It’s a common assumption that people bring with them to a yoga class: I have to be flexible, otherwise I cannot do yoga. Or: yoga will make me flexible. This is not necessarily true. Yes, practicing yoga will help you stretch your muscles and other tissues in your body, but don’t forget the anatomical differences between individuals that determine how far they are able to stretch. Yes, if you practice yoga regularly, you may be able to stretch deeper in time, but this is not the ultimate goal.
Let’s have a closer look at the anatomy. If we take a hip opener, such as the butterfly or bada konasana, we can see that some people can touch the ground with their knees, whereas others have them closer to their ears. This is not just a matter of flexibility in the muscles. The shape of the pelvis, the bones in the upper leg and the hip joint play an important role as well. When these bones touch, it is simply not possible to move further – this is called compression. These differences explain a lot of the variation in the angle people can move their legs away from their hips. So next time you’re frustrated about your pose, keep this in mind. Also keep in mind that the goal of yoga is to feel and observe your body from within. Try to be gentle toward yourself and accept what the asana looks like when you perform it – every body is unique.
A similar approach can help you understand your ability to stretch your hamstrings. In a seated forward bend or paschimothanasana, some people can easily reach their toes, while others can hardly touch their knees if they keep their back straight. Again, it’s more than the flexibility of the hamstrings that is at play. Other tissues than the muscles, such as the fascia and the ligaments, can be sources of tension as well. You will often hear about the fascia in yin yoga, in which these tissues around the muscles and bones are affected. When the fascia gets more flexible, the muscles have more space to stretch. In addition, the flexibility in other areas in the body, such as the lower back, also may determine the range of motion in forward bends. If your back is very tight, you may be limited in deepening your stretch even if your hamstrings are flexible and would allow reaching further. In that case, bending your knees to release tension in the back may be a good idea, and you can stretch your hamstrings in different postures. The beauty of yoga is that all poses can be adapted and practiced in various forms and options. You can take your time to find out what works for you.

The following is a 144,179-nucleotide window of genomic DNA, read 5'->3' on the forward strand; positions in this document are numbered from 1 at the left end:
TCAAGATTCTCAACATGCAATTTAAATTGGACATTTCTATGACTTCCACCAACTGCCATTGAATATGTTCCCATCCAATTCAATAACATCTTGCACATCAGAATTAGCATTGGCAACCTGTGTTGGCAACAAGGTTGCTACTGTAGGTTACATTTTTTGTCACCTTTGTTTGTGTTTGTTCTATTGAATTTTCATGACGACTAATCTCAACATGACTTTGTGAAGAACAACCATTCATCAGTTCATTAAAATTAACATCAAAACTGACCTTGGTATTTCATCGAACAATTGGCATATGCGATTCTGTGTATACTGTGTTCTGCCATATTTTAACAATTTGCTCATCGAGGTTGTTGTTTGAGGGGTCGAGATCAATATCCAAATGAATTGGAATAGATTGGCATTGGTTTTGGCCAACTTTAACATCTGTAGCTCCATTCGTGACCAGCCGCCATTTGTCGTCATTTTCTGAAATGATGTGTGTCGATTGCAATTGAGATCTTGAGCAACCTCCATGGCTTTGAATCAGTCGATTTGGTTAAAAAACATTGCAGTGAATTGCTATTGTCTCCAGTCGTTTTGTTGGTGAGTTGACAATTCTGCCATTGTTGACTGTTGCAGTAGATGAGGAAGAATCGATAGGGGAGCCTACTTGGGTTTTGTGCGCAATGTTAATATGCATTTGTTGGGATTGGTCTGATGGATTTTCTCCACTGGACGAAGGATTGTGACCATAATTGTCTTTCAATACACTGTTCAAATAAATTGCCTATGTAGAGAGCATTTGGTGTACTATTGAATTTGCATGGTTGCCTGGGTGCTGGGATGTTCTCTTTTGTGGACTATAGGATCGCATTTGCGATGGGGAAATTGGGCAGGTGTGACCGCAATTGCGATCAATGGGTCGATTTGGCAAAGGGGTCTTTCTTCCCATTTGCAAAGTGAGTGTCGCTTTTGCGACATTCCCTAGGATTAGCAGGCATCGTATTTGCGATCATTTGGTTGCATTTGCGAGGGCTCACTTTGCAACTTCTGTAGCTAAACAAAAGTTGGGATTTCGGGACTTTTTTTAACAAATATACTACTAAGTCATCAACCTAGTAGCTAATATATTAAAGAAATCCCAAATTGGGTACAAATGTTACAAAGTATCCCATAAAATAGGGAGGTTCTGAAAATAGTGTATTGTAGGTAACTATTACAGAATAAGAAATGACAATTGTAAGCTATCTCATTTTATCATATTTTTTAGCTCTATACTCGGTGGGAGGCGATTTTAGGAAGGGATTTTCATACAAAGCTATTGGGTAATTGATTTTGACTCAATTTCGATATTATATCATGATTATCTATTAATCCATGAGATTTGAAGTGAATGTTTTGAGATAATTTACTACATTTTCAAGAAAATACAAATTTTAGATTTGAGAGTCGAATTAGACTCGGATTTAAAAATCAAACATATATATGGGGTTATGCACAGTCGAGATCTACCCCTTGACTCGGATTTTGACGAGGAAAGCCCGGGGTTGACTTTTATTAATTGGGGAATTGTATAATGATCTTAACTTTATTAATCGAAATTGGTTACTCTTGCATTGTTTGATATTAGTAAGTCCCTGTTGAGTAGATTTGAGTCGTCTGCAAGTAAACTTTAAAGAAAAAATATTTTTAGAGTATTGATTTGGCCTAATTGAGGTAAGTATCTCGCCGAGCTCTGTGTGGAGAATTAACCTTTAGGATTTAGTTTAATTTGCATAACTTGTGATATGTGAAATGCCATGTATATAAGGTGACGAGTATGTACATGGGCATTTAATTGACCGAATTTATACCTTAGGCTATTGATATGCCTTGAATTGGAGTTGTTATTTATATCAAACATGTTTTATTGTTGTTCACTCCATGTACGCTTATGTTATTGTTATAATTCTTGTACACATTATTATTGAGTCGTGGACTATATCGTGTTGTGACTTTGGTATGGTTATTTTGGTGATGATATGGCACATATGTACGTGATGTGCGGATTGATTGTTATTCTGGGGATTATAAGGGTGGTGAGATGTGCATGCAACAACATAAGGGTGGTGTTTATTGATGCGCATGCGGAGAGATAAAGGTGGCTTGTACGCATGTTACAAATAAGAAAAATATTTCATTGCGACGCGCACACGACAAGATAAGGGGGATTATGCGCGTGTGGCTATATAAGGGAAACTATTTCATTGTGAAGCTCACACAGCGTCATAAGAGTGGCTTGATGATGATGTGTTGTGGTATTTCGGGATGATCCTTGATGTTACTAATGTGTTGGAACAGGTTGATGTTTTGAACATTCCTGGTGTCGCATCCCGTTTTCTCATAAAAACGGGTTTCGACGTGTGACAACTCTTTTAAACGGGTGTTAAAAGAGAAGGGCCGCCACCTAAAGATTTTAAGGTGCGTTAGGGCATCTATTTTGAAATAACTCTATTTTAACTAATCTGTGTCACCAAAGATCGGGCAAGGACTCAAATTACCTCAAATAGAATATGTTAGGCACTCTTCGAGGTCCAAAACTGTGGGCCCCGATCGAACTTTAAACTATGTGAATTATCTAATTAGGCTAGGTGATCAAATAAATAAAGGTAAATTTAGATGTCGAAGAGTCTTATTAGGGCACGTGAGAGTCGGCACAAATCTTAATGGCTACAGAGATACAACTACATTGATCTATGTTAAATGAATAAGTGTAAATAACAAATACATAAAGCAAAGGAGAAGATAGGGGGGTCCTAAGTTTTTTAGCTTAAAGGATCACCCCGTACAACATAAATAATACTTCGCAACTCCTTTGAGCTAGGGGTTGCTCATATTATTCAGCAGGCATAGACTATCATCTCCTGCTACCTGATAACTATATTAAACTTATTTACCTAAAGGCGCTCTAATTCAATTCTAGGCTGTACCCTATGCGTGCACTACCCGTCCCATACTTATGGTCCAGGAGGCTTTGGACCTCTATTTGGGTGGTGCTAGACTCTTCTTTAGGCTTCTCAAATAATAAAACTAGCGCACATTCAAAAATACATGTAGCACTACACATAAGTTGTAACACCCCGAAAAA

Now, with these things in mind, try the following poses and observe what is happening in your body. Do you feel your muscles are stretching, or do you feel your bones are touching? It may be a new experience to listen to your body in this way – remember, the more you practice, the more body awareness you will develop!
- Dragon pose: in dragon pose, you are stretching your hips and quadriceps. Start in tabletop position and step your right foot forward, and place it at the outside of your hand. Let your hips sink toward the mat, and relax your left foot on the ground. You may lean on your hands or elbows, and if you have enough space, let your right knee fall to the side. Breathe deeply and fully, and release tension on each exhale.
- Half split: stretching the hamstrings. Start in a low lunge with your right foot at the front of your mat and your left knee resting on the floor. Move your hips back, until they are above your left knee. Pull the toes of your right foot towards you, while pushing your heel away. Then you will feel a stretch at the back of your right leg. You may keep your knee slightly bent, or stretch your front leg and bring your nose toward your knee. Stay for a few breaths.
Repeat on the other side. You may discover that there’s not only differences between individuals (you and your fellow yogis), but variation also exists within an individual (yourself)!
Do you want to know more about sources of tension and compression and how these play a role in practicing yoga? I can highly recommend reading ‘ Your body, your yoga’ by Bernie Clark.